56

55

58

53

51

51

53

I am Binge Viewing less than I was a year ago

20

23

20

18

19

21

20

20

21

Note: Responses may not add up to 100% due to rounding.


TABLE 8

ANTICIPATED CHANGE IN BINGE VIEWING A YEAR FROM NOW

By Age, Gender & Children in HH

As you may or may not be aware, more and more people are using recording, dvd, on-demand or streaming technologies to watch multiple episodes of a TV show at a time, sometimes called ‘Binge Viewing.’ How much do you think you will be ‘Binge Viewing’ a year from now, in comparison to right now?

Base: U.S. Adults

Total

Age

Gender

Children <18 in HH

Ever Binge View

18-29

30-39

40-54

55+

Male

Female

Yes

No

Yes

No

%

%

%

%

%

%

%

%

%

%

%

I expect to be Binge Viewing more a year from now

9

11

10

6

10

11

8

10

9

9

10

I expect to be Binge Viewing the same amount a year from now

67

65

74

70

62

65

68

69

66

74

60

I expect to be Binge Viewing less a year from now

24

24

16

23

28

24

24

21

25

18

30

Note: Responses may not add up to 100% due to rounding.

To see other recent Harris Polls, or to search through over 40 years of topics in the Harris VaultTM, please visit the Harris Poll News Room.

 

Methodology

This Harris Poll was conducted online within the United States between February 13 and 19, 2013 among 2,496 adults (aged 18 and over). Figures for age, sex, race/ethnicity, education, region and household income were weighted where necessary to bring them into line with their actual proportions in the population. Propensity score weighting was also used to adjust for respondents’ propensity to be online.

All sample surveys and polls, whether or not they use probability sampling, are subject to multiple sources of error which are most often not possible to quantify or estimate, including sampling error, coverage error, error associated with nonresponse, error associated with question wording and response options, and post-survey weighting and adjustments. Therefore, Harris Interactive avoids the words margin of error as they are misleading. All that can be calculated are different possible sampling errors with different probabilities for pure, unweighted, random samples with 100% response rates. These are only theoretical because no published polls come close to this ideal.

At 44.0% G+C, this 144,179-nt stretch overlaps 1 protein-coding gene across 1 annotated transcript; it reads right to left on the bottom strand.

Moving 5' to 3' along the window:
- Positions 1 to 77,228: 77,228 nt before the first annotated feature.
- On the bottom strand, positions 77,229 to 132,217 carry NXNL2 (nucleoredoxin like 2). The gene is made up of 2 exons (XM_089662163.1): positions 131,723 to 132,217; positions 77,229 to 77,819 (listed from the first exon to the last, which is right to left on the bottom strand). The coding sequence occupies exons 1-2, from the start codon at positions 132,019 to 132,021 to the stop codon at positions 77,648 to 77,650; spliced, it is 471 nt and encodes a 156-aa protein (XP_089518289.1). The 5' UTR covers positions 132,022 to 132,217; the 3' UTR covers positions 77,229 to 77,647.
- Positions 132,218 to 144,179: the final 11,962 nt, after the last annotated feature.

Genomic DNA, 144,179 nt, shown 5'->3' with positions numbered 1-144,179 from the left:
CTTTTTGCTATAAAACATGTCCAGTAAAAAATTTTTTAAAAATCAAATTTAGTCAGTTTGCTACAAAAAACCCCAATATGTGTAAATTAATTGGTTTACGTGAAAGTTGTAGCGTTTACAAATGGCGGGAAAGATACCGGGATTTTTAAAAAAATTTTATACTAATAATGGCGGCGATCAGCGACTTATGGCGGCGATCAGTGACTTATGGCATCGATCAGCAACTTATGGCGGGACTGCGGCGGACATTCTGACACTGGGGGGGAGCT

Respondents for this survey were selected from among those who have agreed to participate in Harris Interactive surveys. The data have been weighted to reflect the composition of the adult population. Because the sample is based on those who agreed to participate in the Harris Interactive panel, no estimates of theoretical sampling error can be calculated.

These statements conform to the principles of disclosure of the National Council on Public Polls.

The results of this Harris Poll may not be used in advertising, marketing or promotion without the prior written permission of Harris Interactive.

The Harris Poll  #20, April 8, 2013

By: Larry Shannon-Missal, Harris Poll Research Manager

 

About Harris Interactive

Harris Interactive is one of the world’s leading market research firms, leveraging research, technology, and business acumen to transform relevant insight into actionable foresight. Known widely for the Harris Poll and for pioneering innovative research methodologies, Harris offers proprietary solutions in the areas of market and customer insight, corporate brand and reputation strategy, and marketing, advertising, public relations and communications research. Harris possesses expertise in a wide range of industries including health care, technology, public affairs, energy, telecommunications, financial services, insurance, media, retail, restaurant, and consumer package goods. Additionally, Harris has a portfolio of multi-client offerings that complement our custom solutions while maximizing our client’s research investment. Serving clients in more than 196 countries and territories through our North American and European offices, Harris specializes in delivering research solutions that help us – and our clients-stay ahead of what’s next. For more information, please visit www.harrisinteractive.com.